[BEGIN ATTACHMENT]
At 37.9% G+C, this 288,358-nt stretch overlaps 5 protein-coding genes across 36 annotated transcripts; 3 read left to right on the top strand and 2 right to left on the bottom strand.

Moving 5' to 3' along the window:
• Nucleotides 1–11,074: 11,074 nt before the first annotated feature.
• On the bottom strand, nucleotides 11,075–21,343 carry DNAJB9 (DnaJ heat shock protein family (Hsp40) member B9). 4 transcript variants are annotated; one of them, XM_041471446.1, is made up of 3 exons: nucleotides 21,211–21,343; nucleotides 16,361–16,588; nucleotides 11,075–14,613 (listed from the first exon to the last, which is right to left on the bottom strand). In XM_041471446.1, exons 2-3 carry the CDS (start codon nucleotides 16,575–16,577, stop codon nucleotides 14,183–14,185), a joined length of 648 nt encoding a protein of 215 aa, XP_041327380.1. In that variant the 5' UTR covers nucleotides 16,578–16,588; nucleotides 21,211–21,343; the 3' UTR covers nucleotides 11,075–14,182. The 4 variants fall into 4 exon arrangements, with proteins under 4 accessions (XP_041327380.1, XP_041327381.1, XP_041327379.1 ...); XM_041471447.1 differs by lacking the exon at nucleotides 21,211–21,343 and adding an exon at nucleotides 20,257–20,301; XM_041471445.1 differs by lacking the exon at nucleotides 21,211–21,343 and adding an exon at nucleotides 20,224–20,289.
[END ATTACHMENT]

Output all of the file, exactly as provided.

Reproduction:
At 37.9% G+C, this 288,358-nt stretch overlaps 5 protein-coding genes across 36 annotated transcripts; 3 read left to right on the top strand and 2 right to left on the bottom strand.

Moving 5' to 3' along the window:
• Nucleotides 1–11,074: 11,074 nt before the first annotated feature.
• On the bottom strand, nucleotides 11,075–21,343 carry DNAJB9 (DnaJ heat shock protein family (Hsp40) member B9). 4 transcript variants are annotated; one of them, XM_041471446.1, is made up of 3 exons: nucleotides 21,211–21,343; nucleotides 16,361–16,588; nucleotides 11,075–14,613 (listed from the first exon to the last, which is right to left on the bottom strand). In XM_041471446.1, exons 2-3 carry the CDS (start codon nucleotides 16,575–16,577, stop codon nucleotides 14,183–14,185), a joined length of 648 nt encoding a protein of 215 aa, XP_041327380.1. In that variant the 5' UTR covers nucleotides 16,578–16,588; nucleotides 21,211–21,343; the 3' UTR covers nucleotides 11,075–14,182. The 4 variants fall into 4 exon arrangements, with proteins under 4 accessions (XP_041327380.1, XP_041327381.1, XP_041327379.1 ...); XM_041471447.1 differs by lacking the exon at nucleotides 21,211–21,343 and adding an exon at nucleotides 20,257–20,301; XM_041471445.1 differs by lacking the exon at nucleotides 21,211–21,343 and adding an exon at nucleotides 20,224–20,289.